The University of Tennessee at Chattanooga

President of Czech Republic speaks at UTC

The UTC campus proudly welcomed Vaclav Klaus, President of the Czech Republic and world renowned economist, who spoke to a small group of faculty and business leaders recently.  The Probasco Chair of Free Enterprise invited Klaus, who was in Chattanooga to address the The Mont Pélerin Society, which convened 200 of the world’s top classical liberal scholars to analyze the prospects for Freedom, Entrepreneurship, and Prosperity in the 21st Century.

Klaus discussed the fall of Communism and what he called the "velvet transition" to a free market system.  He said the transition has been very smooth because Communism had grown soft twenty years earlier.

"No one is a true believer in Marxism.  There are more true Marxists at the University of California in Berkeley than in my country," Klaus said as the audience laughed.  "Textbooks describe a communist society, but the reality is really, really different."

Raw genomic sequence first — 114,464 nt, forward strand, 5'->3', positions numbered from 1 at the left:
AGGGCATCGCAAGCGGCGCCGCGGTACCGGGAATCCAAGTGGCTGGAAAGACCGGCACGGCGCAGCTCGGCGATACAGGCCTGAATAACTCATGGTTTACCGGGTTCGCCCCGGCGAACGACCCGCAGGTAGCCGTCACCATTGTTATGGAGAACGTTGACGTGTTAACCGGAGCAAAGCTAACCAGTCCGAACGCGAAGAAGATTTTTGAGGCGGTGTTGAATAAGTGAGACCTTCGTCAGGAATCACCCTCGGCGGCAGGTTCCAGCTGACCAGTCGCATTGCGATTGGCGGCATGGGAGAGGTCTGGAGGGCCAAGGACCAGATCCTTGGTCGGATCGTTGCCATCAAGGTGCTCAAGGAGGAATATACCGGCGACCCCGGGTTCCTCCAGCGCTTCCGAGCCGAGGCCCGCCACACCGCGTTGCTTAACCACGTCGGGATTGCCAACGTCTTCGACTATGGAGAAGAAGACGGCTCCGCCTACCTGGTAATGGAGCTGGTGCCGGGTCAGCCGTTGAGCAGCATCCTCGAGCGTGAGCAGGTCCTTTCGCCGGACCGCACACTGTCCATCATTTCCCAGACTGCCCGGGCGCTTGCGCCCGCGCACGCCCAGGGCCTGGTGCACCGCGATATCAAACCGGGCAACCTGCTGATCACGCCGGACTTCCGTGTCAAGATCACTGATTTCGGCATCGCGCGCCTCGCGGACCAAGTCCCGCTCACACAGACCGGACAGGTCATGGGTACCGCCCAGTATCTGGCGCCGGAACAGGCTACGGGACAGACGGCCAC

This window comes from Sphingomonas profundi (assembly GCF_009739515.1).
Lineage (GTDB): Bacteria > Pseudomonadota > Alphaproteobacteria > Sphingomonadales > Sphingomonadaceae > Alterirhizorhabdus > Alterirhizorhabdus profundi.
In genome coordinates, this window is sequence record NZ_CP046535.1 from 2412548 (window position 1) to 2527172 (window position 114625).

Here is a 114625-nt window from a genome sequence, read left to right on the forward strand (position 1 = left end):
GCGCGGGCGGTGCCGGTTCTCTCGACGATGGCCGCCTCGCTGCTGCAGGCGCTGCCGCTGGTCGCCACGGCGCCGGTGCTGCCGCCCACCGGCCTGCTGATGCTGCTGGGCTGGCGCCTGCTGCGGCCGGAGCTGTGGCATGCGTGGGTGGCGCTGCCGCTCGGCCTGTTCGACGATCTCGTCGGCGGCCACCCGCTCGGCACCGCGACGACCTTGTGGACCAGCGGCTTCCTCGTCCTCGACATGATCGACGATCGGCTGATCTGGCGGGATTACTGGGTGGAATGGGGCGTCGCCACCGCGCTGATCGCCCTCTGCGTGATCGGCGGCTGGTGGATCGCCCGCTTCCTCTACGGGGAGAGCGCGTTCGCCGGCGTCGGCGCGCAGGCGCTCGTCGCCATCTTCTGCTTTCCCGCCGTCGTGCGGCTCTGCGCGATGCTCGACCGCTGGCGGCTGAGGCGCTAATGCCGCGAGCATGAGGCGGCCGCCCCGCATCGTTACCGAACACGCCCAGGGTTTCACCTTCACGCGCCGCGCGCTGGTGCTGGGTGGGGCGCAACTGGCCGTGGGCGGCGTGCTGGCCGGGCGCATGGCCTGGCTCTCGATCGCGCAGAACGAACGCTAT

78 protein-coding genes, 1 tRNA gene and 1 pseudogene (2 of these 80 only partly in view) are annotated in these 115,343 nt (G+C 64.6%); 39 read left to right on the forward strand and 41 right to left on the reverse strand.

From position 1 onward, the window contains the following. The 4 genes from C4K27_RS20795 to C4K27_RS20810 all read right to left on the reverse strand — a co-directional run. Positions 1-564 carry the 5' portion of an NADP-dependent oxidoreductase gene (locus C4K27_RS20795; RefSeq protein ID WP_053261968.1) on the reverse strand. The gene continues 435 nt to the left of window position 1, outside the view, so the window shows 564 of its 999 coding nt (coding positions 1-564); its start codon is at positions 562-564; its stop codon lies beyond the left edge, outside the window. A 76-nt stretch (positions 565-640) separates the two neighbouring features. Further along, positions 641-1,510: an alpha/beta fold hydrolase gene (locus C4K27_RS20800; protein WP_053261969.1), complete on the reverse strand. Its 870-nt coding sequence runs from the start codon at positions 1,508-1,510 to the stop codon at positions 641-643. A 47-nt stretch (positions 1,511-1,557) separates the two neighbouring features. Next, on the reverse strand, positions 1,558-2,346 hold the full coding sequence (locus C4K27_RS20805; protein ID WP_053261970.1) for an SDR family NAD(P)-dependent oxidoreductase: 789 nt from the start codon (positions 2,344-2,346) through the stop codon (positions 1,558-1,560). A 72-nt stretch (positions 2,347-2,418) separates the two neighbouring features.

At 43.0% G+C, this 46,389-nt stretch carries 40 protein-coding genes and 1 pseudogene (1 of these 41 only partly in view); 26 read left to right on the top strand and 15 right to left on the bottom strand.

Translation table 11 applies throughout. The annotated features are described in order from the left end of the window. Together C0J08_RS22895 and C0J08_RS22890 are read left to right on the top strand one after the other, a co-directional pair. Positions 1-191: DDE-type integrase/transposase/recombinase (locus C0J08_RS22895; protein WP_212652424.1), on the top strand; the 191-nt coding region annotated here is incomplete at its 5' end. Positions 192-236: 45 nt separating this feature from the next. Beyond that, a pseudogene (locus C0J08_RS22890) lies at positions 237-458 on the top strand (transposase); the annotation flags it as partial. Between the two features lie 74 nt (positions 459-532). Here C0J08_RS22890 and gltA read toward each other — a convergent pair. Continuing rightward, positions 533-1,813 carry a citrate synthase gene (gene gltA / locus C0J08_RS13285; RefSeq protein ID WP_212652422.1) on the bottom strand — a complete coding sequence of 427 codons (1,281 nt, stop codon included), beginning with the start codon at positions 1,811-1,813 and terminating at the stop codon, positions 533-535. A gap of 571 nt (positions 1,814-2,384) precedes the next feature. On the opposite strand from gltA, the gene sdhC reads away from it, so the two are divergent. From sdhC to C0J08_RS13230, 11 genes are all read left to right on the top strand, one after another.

Klaus said his son had never seen a privately owned business within one kilometer of their home until after he left for college.  Now there are no government run entities in that same area, and changes like these throughout the country have been enormous.

"There is no way to describe it.  We started to de-regulate the markets the same day we liberalized free trade.  We opened three and four companies per hour!  We opened ourselves innocently, and we created many complications," Klaus said.

On April 16, 2003 the Czech Republic became a member of the European Union. 

"As the President, I am responsible, and I will be blamed for it," Klaus said. 

Since the Czech Republic is in the heart of Europe, Klaus said choosing not to participate in the EU would be very difficult.  He likened the EU to joining a golf club; to join the club, you abide by the rules and you do not bring your own conditions.  Klaus says he would like fewer countries in the EU, however the move is on to expand the number of countries from 15 to 25 by May, 2004. 

"The process of creating new rules is a heavy burden.  Drafting a constitution has huge implications; dual citizenship will be introduced.  We need economic convergence," Klaus said.